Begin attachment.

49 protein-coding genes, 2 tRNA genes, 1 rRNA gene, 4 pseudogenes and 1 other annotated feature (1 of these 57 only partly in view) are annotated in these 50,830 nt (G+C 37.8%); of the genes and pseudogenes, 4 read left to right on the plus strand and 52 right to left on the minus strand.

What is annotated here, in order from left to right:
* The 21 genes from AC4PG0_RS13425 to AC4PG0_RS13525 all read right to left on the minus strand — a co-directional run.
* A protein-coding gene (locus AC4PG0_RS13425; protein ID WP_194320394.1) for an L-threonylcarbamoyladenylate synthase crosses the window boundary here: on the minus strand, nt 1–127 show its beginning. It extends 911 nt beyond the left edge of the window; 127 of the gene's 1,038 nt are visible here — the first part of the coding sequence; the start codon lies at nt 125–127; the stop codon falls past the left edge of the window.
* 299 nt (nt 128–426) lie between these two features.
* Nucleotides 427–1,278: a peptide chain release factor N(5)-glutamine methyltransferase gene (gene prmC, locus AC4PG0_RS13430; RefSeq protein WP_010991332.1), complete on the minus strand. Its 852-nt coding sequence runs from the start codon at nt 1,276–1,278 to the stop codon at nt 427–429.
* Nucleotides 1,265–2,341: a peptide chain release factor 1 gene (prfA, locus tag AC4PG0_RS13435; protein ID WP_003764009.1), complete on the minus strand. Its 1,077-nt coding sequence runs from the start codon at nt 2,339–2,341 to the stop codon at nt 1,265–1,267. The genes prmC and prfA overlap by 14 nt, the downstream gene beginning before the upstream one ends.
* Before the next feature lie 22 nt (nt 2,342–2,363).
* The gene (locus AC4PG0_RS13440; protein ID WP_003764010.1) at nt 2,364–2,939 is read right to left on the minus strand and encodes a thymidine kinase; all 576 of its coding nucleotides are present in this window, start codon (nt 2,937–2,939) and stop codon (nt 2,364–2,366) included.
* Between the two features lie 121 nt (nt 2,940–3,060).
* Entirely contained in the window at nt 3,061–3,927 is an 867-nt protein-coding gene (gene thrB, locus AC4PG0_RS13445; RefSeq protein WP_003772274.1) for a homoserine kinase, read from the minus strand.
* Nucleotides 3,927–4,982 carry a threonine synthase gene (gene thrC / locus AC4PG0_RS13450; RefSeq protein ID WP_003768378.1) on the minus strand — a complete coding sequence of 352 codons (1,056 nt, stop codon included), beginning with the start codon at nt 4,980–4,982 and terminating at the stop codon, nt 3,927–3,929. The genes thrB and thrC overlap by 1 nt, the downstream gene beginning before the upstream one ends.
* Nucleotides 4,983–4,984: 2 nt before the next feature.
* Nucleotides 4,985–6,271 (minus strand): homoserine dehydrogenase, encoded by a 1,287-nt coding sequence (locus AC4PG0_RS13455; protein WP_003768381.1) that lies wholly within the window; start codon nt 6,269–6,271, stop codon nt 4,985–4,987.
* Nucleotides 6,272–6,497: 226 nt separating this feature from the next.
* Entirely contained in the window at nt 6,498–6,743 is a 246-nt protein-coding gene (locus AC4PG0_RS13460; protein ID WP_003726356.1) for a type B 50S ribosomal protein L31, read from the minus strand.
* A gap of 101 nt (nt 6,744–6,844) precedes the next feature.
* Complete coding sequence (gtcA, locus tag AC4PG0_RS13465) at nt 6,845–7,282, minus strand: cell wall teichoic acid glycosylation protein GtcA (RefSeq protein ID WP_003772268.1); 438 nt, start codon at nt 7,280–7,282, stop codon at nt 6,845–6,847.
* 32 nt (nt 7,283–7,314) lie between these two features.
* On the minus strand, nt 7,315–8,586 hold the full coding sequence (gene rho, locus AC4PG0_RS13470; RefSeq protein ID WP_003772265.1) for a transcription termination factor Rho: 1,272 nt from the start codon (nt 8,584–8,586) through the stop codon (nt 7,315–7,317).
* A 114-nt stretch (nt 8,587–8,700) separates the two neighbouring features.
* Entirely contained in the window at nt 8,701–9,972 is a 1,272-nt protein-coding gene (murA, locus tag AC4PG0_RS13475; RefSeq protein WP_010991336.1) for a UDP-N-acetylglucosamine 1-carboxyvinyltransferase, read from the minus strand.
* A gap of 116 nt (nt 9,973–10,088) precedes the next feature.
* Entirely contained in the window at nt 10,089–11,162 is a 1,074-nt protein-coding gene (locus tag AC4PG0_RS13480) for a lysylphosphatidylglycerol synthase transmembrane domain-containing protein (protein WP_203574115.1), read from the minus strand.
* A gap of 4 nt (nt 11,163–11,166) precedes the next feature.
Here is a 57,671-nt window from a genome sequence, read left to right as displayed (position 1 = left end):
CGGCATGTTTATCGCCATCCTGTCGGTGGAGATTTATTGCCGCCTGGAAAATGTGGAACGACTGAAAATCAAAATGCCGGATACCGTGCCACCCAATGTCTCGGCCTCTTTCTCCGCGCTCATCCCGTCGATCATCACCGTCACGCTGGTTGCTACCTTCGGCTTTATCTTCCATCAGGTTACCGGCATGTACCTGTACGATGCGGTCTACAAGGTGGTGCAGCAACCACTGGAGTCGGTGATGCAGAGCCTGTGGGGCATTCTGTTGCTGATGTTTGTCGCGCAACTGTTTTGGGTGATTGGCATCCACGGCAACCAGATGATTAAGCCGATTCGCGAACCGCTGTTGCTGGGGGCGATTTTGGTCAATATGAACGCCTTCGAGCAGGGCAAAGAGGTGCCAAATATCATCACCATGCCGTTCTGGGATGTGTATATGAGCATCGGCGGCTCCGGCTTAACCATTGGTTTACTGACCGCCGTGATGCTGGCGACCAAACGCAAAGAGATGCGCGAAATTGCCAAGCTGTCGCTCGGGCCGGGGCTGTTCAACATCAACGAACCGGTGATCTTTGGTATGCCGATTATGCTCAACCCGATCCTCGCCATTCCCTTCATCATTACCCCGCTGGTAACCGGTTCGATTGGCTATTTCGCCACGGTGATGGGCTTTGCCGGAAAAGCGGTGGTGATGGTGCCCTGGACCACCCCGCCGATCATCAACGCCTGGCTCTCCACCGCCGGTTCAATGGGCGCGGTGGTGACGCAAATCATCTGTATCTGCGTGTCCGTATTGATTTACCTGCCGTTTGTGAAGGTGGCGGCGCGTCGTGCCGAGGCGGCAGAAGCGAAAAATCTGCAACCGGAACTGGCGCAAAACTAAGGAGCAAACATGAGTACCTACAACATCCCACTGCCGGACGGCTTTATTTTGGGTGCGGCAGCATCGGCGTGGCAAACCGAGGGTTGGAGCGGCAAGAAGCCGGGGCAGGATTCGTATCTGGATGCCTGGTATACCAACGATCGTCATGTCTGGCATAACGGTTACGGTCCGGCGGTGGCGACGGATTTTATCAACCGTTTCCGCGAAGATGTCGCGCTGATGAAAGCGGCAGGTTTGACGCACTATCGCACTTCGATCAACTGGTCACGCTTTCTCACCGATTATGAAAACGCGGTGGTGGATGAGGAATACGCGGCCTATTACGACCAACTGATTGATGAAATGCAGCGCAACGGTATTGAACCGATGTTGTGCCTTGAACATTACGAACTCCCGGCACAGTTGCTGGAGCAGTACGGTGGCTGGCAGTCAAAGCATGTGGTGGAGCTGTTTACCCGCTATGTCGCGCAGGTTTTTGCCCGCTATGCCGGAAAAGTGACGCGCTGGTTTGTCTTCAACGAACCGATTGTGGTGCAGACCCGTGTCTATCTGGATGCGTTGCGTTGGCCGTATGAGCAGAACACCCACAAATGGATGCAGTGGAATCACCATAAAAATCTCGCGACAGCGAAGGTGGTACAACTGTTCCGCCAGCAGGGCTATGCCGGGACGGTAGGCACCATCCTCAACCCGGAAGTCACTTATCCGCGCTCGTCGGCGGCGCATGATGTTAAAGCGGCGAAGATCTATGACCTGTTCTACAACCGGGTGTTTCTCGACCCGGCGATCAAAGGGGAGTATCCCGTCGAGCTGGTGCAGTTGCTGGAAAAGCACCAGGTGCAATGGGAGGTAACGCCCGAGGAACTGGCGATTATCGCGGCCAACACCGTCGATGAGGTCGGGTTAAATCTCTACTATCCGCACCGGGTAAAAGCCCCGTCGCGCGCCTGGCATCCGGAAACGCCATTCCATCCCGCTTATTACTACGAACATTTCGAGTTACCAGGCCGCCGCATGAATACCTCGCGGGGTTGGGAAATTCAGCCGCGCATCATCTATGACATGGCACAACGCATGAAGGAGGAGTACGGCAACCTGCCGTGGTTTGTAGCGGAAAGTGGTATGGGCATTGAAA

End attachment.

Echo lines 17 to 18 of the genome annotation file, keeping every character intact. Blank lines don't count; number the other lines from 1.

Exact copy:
* A gap of 101 nt (nt 6,744–6,844) precedes the next feature.
* Complete coding sequence (gtcA, locus tag AC4PG0_RS13465) at nt 6,845–7,282, minus strand: cell wall teichoic acid glycosylation protein GtcA (RefSeq protein ID WP_003772268.1); 438 nt, start codon at nt 7,280–7,282, stop codon at nt 6,845–6,847.